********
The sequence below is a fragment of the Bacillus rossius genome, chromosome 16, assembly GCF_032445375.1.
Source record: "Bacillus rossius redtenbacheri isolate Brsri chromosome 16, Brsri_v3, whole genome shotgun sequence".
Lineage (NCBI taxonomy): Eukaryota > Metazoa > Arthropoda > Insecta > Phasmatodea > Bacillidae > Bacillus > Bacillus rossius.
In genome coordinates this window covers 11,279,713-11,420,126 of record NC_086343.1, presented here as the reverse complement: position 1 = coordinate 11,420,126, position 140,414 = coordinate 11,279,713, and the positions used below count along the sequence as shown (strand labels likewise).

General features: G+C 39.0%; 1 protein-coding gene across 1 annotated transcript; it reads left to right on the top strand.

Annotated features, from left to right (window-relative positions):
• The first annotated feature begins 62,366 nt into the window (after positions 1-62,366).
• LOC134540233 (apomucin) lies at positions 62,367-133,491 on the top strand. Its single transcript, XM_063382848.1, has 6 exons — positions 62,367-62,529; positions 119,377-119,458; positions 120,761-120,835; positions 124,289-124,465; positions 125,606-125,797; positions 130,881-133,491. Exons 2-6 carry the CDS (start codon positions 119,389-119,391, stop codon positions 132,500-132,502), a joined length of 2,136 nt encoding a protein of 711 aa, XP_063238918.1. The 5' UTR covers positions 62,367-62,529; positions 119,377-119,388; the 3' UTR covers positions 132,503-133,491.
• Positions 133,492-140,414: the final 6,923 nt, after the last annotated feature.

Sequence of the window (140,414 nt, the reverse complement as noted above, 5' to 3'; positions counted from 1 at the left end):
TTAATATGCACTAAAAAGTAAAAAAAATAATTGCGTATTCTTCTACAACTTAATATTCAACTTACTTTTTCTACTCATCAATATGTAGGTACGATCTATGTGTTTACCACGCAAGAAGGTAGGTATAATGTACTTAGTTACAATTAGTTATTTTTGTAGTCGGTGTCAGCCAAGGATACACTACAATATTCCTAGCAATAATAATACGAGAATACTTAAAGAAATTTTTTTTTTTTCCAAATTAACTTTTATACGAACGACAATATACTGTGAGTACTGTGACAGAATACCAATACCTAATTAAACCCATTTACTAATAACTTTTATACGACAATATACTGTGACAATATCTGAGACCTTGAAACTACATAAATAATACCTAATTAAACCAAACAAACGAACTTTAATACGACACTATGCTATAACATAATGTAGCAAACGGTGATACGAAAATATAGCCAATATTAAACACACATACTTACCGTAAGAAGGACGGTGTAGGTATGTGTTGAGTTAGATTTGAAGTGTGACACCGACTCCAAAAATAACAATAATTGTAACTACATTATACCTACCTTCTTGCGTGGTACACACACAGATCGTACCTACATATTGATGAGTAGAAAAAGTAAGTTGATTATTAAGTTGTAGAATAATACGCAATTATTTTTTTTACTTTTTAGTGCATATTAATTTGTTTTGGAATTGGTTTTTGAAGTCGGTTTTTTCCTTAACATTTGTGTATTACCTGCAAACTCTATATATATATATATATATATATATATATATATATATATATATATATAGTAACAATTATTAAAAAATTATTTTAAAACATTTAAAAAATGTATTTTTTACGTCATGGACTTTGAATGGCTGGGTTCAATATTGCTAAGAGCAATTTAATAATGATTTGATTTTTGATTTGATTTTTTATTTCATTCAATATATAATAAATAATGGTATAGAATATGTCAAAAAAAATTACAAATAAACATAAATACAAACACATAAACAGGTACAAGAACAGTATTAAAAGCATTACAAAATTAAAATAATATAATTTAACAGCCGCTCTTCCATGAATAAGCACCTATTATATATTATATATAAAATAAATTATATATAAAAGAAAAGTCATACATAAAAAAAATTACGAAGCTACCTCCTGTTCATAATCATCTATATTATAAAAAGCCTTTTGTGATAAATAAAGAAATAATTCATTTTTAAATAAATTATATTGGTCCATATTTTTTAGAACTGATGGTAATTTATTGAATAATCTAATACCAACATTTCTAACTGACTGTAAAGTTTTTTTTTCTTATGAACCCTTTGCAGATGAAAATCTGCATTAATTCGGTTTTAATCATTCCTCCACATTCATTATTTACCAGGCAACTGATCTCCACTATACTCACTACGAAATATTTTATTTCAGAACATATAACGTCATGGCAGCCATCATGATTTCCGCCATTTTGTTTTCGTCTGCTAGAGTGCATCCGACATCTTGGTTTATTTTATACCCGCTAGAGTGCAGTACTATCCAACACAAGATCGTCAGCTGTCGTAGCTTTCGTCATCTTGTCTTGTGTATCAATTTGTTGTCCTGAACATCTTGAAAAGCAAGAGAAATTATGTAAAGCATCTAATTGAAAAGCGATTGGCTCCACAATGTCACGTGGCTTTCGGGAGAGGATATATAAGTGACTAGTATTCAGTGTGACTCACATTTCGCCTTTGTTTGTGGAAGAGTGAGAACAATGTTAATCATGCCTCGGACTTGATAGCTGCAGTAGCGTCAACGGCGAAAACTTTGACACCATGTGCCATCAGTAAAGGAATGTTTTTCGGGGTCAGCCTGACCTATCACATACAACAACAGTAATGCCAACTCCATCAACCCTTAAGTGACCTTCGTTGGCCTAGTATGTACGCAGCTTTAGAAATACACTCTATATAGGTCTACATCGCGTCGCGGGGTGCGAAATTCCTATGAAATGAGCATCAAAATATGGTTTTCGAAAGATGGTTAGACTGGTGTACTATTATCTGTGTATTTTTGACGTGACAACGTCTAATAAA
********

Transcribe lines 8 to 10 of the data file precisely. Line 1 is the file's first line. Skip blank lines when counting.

• LOC134540233 (apomucin) lies at positions 62,367-133,491 on the top strand. Its single transcript, XM_063382848.1, has 6 exons — positions 62,367-62,529; positions 119,377-119,458; positions 120,761-120,835; positions 124,289-124,465; positions 125,606-125,797; positions 130,881-133,491. Exons 2-6 carry the CDS (start codon positions 119,389-119,391, stop codon positions 132,500-132,502), a joined length of 2,136 nt encoding a protein of 711 aa, XP_063238918.1. The 5' UTR covers positions 62,367-62,529; positions 119,377-119,388; the 3' UTR covers positions 132,503-133,491.
• Positions 133,492-140,414: the final 6,923 nt, after the last annotated feature.

Sequence of the window (140,414 nt, the reverse complement as noted above, 5' to 3'; positions counted from 1 at the left end):